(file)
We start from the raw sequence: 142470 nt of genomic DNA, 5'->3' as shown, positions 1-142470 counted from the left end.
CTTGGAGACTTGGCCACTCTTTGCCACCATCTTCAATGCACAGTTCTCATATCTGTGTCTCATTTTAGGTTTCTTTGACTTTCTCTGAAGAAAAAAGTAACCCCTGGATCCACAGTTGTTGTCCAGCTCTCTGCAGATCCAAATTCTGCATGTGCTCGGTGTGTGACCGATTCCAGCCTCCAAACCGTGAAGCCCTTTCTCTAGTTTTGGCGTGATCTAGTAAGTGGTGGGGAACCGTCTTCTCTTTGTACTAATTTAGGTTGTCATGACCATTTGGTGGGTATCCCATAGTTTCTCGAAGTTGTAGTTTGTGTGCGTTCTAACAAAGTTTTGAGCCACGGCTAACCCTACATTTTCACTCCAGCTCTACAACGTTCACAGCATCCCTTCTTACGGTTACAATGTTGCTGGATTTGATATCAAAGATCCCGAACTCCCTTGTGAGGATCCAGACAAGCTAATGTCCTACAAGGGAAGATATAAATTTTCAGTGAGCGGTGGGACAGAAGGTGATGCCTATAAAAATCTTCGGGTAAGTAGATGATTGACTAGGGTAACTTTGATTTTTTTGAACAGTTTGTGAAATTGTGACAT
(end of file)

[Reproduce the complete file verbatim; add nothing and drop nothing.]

We start from the raw sequence: 142470 nt of genomic DNA, 5'->3' as shown, positions 1-142470 counted from the left end.
CTTGGAGACTTGGCCACTCTTTGCCACCATCTTCAATGCACAGTTCTCATATCTGTGTCTCATTTTAGGTTTCTTTGACTTTCTCTGAAGAAAAAAGTAACCCCTGGATCCACAGTTGTTGTCCAGCTCTCTGCAGATCCAAATTCTGCATGTGCTCGGTGTGTGACCGATTCCAGCCTCCAAACCGTGAAGCCCTTTCTCTAGTTTTGGCGTGATCTAGTAAGTGGTGGGGAACCGTCTTCTCTTTGTACTAATTTAGGTTGTCATGACCATTTGGTGGGTATCCCATAGTTTCTCGAAGTTGTAGTTTGTGTGCGTTCTAACAAAGTTTTGAGCCACGGCTAACCCTACATTTTCACTCCAGCTCTACAACGTTCACAGCATCCCTTCTTACGGTTACAATGTTGCTGGATTTGATATCAAAGATCCCGAACTCCCTTGTGAGGATCCAGACAAGCTAATGTCCTACAAGGGAAGATATAAATTTTCAGTGAGCGGTGGGACAGAAGGTGATGCCTATAAAAATCTTCGGGTAAGTAGATGATTGACTAGGGTAACTTTGATTTTTTTGAACAGTTTGTGAAATTGTGACAT